Navigating the options of schooling during a global pandemic can be challenging. With so many options of virtual school vs homeschool vs remote learning things can get confusing very quickly.
Several parents, teachers, and school leaders are probably wondering which option is the right choice and what learning environment will yield the best results for students.
While there is still much work to be done for schools to implement the best virtual learning environment, here are the major components of each and how virtual online schooling differs from remote learning and homeschooling.
Virtual schooling also known as online schools are educational institutions where the curriculum is provided 100% online. With online schools, public or private, the structured curriculum is managed by teachers and in accordance with state requirements. Parents can serve as learning coaches but they do not serve as the teacher.
Public virtual schools offer free online education and are taught by certified teachers for the specifically trained for each grade level. Students will participate in state testing during online school and the school still has to follow school board guidelines to adhere to the total hours and days of instruction required.
Both public and private online schools must also keep records of transcripts, report cards, and credits. If you are concerned about attendance with virtual schooling for your child, attendance is of utmost importance.
Online schools maintain regularly scheduled class time similar to public schools. As the instruction is delivered online only, regular attendance is required and teachers must keep records of unexcused absences.
Virtual online schools are often great for students who need flexibility in their schedule due to heavy athletics participation, arts or other life events that require them to be away from the traditional brick and mortar school environment.
Virtual school also requires a tremendous amount of self-motivation from the student due to the lack of oversight. Without close monitoring by the teacher or learning coach, students may quickly fall behind.
Unlike online school, homeschool is when the parents act as full time instructors and serve as the teacher. Parents may choose to purchase or personally create the curriculum for the student; however the parent or guardian is ultimately responsible for administering the lessons. This also includes awarding an official homeschool diploma.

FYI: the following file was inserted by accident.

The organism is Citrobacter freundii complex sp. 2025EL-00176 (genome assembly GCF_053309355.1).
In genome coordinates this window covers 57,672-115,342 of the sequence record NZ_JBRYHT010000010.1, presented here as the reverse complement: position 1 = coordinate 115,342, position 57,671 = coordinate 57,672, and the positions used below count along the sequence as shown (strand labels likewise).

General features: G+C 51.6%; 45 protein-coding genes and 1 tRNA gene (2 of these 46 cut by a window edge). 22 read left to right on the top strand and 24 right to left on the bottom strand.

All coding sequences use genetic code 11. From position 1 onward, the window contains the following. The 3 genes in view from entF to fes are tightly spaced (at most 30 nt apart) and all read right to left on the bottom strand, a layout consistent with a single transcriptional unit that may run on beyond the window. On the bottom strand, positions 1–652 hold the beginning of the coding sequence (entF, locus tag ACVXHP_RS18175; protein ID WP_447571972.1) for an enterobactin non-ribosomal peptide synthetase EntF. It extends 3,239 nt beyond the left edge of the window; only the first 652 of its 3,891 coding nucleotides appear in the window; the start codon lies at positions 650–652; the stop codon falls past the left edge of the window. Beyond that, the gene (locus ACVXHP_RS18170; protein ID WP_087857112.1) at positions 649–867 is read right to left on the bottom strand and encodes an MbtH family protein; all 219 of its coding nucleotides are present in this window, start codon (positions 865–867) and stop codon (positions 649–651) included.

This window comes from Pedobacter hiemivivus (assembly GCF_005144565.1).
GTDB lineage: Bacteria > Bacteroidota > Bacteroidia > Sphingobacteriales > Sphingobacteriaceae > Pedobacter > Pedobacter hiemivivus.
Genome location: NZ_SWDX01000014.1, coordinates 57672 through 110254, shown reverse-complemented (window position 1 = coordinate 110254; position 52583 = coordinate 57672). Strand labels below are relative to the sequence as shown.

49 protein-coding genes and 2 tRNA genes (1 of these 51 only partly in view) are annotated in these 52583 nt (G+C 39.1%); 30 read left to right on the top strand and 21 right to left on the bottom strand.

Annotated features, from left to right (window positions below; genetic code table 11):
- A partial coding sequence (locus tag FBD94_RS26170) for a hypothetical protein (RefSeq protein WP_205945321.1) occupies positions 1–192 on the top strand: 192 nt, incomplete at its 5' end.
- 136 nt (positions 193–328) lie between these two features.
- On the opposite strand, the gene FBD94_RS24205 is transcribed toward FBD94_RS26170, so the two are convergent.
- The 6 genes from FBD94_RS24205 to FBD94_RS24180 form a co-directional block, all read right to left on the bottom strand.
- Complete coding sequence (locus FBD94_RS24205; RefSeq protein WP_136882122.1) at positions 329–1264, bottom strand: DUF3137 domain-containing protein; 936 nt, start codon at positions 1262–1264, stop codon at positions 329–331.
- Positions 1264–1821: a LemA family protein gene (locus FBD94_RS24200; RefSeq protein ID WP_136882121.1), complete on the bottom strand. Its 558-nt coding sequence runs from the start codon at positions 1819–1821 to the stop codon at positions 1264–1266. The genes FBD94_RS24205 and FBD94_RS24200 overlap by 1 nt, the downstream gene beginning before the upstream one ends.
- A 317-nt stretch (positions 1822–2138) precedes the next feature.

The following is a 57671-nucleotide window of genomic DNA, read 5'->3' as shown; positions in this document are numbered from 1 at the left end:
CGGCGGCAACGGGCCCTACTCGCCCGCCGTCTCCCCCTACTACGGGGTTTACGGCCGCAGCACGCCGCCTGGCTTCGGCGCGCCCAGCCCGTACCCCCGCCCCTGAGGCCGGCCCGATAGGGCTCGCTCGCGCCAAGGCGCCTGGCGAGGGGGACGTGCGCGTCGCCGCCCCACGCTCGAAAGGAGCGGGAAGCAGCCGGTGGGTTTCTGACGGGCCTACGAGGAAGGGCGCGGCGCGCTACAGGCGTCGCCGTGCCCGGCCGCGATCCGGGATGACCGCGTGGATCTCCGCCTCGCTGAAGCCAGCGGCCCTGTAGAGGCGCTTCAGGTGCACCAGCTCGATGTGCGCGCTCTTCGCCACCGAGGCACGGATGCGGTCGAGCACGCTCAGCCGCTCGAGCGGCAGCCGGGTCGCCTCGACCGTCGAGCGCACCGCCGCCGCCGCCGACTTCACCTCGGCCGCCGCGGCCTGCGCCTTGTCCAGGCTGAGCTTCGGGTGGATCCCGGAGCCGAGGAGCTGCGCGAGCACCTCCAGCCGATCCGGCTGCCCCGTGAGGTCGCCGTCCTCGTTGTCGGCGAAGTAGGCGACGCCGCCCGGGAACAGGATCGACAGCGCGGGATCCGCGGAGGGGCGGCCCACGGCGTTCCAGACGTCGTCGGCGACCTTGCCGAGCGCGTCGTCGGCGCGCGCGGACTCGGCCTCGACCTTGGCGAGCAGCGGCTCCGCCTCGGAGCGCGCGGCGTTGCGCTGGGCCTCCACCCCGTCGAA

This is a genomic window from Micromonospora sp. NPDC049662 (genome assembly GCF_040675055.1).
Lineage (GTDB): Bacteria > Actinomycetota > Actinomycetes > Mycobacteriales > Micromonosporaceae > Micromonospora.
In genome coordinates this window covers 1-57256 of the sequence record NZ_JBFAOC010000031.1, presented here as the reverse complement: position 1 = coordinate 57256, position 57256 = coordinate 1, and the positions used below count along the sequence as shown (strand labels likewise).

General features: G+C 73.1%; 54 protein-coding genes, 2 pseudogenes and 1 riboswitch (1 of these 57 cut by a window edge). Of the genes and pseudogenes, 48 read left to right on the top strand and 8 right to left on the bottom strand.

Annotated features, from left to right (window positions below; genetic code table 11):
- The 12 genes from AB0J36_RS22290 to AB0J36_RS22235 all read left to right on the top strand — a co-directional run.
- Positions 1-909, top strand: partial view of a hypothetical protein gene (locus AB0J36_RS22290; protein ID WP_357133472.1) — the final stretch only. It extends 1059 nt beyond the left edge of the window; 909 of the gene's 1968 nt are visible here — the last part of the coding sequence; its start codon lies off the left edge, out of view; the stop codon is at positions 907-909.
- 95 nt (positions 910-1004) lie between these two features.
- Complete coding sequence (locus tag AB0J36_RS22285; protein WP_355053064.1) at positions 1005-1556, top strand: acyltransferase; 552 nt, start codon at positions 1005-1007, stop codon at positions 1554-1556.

State requirements for homeschool vary, so conducting thorough research is a vital part of this step if you are leaning towards homeschooling your student. Once your research is complete, the curriculum must be approved by your state in accordance with your student’s grade level.
When homeschooling, the parent decides the flow and schedule of the school day. Parents often love this flexibility because they are acutely aware of how their child learns best.
With homeschooled students, there is also the freedom to incorporate faith-based learning contrary to public schools whose religion does not influence the curriculum. Progress reports and grades are solely managed and tracked by parents during homeschooling.
Online school is not considered homeschool. While there are online homeschool programs, to avoid confusion this is not the same as an online school. The parent is ultimately responsible for delivering the materials to the student during homeschool whereas certified teachers are responsible during online school.
Some online homeschool programs however are available to assist the parent with curriculum creation, pacing, and reporting.
So which option is the best for your student?
This will depend on the parent’s level of comfort with taking 100% responsibility for their child’s curriculum and schooling. A recent trend due to the global pandemic has prompted a homeschooling boom and some parents have initiated their own homeschooling groups while sharing the teaching responsibility.
If you are concerned about a lack of social interaction with homeschooling, some public schools allow students who are homeschooled to participate in extracurricular activities. Check the local schools in your neighborhood for options.
Contrary to what some believe, remote learning and online learning are not the same. The biggest difference between virtual school and distance learning is the amount and preparation and how the lessons are administered.
Remote learning, which most of the current U.S. schools are undergoing, involves learning from home via internet connection for more flexibility while removing the commute to brick and mortar school locations. Remote learning, also called distance learning, still has structured class times, and teachers administrator the lessons through a particular conferencing software.
For virtual schools, online courses are tactfully planned and prepared months in advance to ensure complete development while protocols are put in place for engagement and support. Online learning also involves modules and assessments based on real-world situations while incorporating discussion forums as well.
There are many reasons why homeschooling is picking up popularity especially given the circumstances of the current global pandemic. Ultimately your first step is to research state law to ensure that your student is set up for success.
While the 100% online virtual school option may seem tempting, parents and schools also have to remember this requires a significant amount of self-motivation from students.
And while some parents may feel as if they are homeschooling their children, it is important to fully understand the difference. Naturally parental involvement has increased, although this is not the same as homeschooling, and schools are currently thrusted into emergency distance learning vs. fully prepared virtual school online programs.
If you are looking to improve your school performance, contact us and schedule a call for a clear strategy.